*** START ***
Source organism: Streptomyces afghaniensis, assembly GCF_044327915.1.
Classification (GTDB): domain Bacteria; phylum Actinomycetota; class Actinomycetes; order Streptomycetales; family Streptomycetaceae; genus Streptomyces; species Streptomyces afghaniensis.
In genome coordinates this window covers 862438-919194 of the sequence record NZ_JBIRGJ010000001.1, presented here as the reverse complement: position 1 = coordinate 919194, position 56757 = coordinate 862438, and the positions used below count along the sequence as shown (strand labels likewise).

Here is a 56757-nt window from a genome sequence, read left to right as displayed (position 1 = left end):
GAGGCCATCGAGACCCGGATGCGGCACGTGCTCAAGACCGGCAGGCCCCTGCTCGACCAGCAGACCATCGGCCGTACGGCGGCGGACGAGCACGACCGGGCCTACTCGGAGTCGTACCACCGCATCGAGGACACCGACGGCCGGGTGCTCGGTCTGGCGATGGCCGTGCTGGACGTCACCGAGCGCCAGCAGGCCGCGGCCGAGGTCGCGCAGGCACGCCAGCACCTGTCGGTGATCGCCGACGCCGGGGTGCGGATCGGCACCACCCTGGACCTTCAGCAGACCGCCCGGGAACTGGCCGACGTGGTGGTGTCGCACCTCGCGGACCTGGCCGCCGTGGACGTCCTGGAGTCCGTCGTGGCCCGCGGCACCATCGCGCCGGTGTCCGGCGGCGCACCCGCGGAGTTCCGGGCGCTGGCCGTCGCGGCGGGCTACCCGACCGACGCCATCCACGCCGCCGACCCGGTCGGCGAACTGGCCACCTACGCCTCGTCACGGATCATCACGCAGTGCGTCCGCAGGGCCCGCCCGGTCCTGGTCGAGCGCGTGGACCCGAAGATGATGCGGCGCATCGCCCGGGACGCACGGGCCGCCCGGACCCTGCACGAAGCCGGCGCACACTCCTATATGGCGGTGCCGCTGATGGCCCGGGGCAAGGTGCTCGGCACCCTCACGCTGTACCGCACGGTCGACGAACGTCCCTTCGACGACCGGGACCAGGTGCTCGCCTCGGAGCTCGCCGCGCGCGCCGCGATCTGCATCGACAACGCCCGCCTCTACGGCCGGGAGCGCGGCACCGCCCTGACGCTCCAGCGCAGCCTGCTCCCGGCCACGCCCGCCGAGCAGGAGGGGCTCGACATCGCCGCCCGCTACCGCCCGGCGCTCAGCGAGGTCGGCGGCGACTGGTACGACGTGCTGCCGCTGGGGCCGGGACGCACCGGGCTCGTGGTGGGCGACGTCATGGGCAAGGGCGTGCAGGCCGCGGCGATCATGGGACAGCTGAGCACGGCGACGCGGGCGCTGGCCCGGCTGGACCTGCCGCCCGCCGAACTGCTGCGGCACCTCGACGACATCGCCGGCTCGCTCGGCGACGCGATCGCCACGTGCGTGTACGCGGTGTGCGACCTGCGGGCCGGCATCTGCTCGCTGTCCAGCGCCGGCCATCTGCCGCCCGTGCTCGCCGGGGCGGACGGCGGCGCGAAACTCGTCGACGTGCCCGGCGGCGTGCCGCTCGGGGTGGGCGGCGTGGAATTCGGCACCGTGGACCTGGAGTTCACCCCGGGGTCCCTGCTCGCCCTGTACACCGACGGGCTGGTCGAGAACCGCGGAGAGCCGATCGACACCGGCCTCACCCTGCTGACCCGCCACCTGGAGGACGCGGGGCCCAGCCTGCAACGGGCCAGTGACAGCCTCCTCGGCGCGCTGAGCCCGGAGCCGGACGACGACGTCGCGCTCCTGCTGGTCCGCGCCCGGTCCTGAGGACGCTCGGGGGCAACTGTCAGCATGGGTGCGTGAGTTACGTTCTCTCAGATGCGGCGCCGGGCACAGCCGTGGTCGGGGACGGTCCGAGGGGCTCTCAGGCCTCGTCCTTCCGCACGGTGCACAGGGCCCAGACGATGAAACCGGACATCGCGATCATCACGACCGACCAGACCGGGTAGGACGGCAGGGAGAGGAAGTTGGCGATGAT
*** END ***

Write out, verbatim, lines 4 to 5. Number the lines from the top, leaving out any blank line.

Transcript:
Here is a 56757-nt window from a genome sequence, read left to right as displayed (position 1 = left end):
GAGGCCATCGAGACCCGGATGCGGCACGTGCTCAAGACCGGCAGGCCCCTGCTCGACCAGCAGACCATCGGCCGTACGGCGGCGGACGAGCACGACCGGGCCTACTCGGAGTCGTACCACCGCATCGAGGACACCGACGGCCGGGTGCTCGGTCTGGCGATGGCCGTGCTGGACGTCACCGAGCGCCAGCAGGCCGCGGCCGAGGTCGCGCAGGCACGCCAGCACCTGTCGGTGATCGCCGACGCCGGGGTGCGGATCGGCACCACCCTGGACCTTCAGCAGACCGCCCGGGAACTGGCCGACGTGGTGGTGTCGCACCTCGCGGACCTGGCCGCCGTGGACGTCCTGGAGTCCGTCGTGGCCCGCGGCACCATCGCGCCGGTGTCCGGCGGCGCACCCGCGGAGTTCCGGGCGCTGGCCGTCGCGGCGGGCTACCCGACCGACGCCATCCACGCCGCCGACCCGGTCGGCGAACTGGCCACCTACGCCTCGTCACGGATCATCACGCAGTGCGTCCGCAGGGCCCGCCCGGTCCTGGTCGAGCGCGTGGACCCGAAGATGATGCGGCGCATCGCCCGGGACGCACGGGCCGCCCGGACCCTGCACGAAGCCGGCGCACACTCCTATATGGCGGTGCCGCTGATGGCCCGGGGCAAGGTGCTCGGCACCCTCACGCTGTACCGCACGGTCGACGAACGTCCCTTCGACGACCGGGACCAGGTGCTCGCCTCGGAGCTCGCCGCGCGCGCCGCGATCTGCATCGACAACGCCCGCCTCTACGGCCGGGAGCGCGGCACCGCCCTGACGCTCCAGCGCAGCCTGCTCCCGGCCACGCCCGCCGAGCAGGAGGGGCTCGACATCGCCGCCCGCTACCGCCCGGCGCTCAGCGAGGTCGGCGGCGACTGGTACGACGTGCTGCCGCTGGGGCCGGGACGCACCGGGCTCGTGGTGGGCGACGTCATGGGCAAGGGCGTGCAGGCCGCGGCGATCATGGGACAGCTGAGCACGGCGACGCGGGCGCTGGCCCGGCTGGACCTGCCGCCCGCCGAACTGCTGCGGCACCTCGACGACATCGCCGGCTCGCTCGGCGACGCGATCGCCACGTGCGTGTACGCGGTGTGCGACCTGCGGGCCGGCATCTGCTCGCTGTCCAGCGCCGGCCATCTGCCGCCCGTGCTCGCCGGGGCGGACGGCGGCGCGAAACTCGTCGACGTGCCCGGCGGCGTGCCGCTCGGGGTGGGCGGCGTGGAATTCGGCACCGTGGACCTGGAGTTCACCCCGGGGTCCCTGCTCGCCCTGTACACCGACGGGCTGGTCGAGAACCGCGGAGAGCCGATCGACACCGGCCTCACCCTGCTGACCCGCCACCTGGAGGACGCGGGGCCCAGCCTGCAACGGGCCAGTGACAGCCTCCTCGGCGCGCTGAGCCCGGAGCCGGACGACGACGTCGCGCTCCTGCTGGTCCGCGCCCGGTCCTGAGGACGCTCGGGGGCAACTGTCAGCATGGGTGCGTGAGTTACGTTCTCTCAGATGCGGCGCCGGGCACAGCCGTGGTCGGGGACGGTCCGAGGGGCTCTCAGGCCTCGTCCTTCCGCACGGTGCACAGGGCCCAGACGATGAAACCGGACATCGCGATCATCACGACCGACCAGACCGGGTAGGACGGCAGGGAGAGGAAGTTGGCGATGAT